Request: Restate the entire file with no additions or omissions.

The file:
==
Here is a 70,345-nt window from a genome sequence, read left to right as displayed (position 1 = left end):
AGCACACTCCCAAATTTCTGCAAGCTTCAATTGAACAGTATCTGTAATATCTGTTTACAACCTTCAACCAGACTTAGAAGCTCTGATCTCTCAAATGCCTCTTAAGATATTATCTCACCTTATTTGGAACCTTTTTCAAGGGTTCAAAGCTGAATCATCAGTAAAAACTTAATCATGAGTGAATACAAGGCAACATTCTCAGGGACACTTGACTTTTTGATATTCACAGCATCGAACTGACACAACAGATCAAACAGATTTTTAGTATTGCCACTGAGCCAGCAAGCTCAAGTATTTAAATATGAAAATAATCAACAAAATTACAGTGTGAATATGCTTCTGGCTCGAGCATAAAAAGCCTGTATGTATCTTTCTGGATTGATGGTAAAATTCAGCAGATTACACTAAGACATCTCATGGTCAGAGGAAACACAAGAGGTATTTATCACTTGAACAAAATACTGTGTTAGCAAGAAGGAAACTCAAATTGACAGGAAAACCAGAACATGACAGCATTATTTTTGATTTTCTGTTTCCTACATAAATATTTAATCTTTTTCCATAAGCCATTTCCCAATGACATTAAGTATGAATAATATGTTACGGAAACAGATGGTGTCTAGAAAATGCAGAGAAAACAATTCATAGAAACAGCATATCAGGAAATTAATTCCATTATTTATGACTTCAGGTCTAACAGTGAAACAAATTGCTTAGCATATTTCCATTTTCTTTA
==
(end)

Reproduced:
Here is a 70,345-nt window from a genome sequence, read left to right as displayed (position 1 = left end):
AGCACACTCCCAAATTTCTGCAAGCTTCAATTGAACAGTATCTGTAATATCTGTTTACAACCTTCAACCAGACTTAGAAGCTCTGATCTCTCAAATGCCTCTTAAGATATTATCTCACCTTATTTGGAACCTTTTTCAAGGGTTCAAAGCTGAATCATCAGTAAAAACTTAATCATGAGTGAATACAAGGCAACATTCTCAGGGACACTTGACTTTTTGATATTCACAGCATCGAACTGACACAACAGATCAAACAGATTTTTAGTATTGCCACTGAGCCAGCAAGCTCAAGTATTTAAATATGAAAATAATCAACAAAATTACAGTGTGAATATGCTTCTGGCTCGAGCATAAAAAGCCTGTATGTATCTTTCTGGATTGATGGTAAAATTCAGCAGATTACACTAAGACATCTCATGGTCAGAGGAAACACAAGAGGTATTTATCACTTGAACAAAATACTGTGTTAGCAAGAAGGAAACTCAAATTGACAGGAAAACCAGAACATGACAGCATTATTTTTGATTTTCTGTTTCCTACATAAATATTTAATCTTTTTCCATAAGCCATTTCCCAATGACATTAAGTATGAATAATATGTTACGGAAACAGATGGTGTCTAGAAAATGCAGAGAAAACAATTCATAGAAACAGCATATCAGGAAATTAATTCCATTATTTATGACTTCAGGTCTAACAGTGAAACAAATTGCTTAGCATATTTCCATTTTCTTTA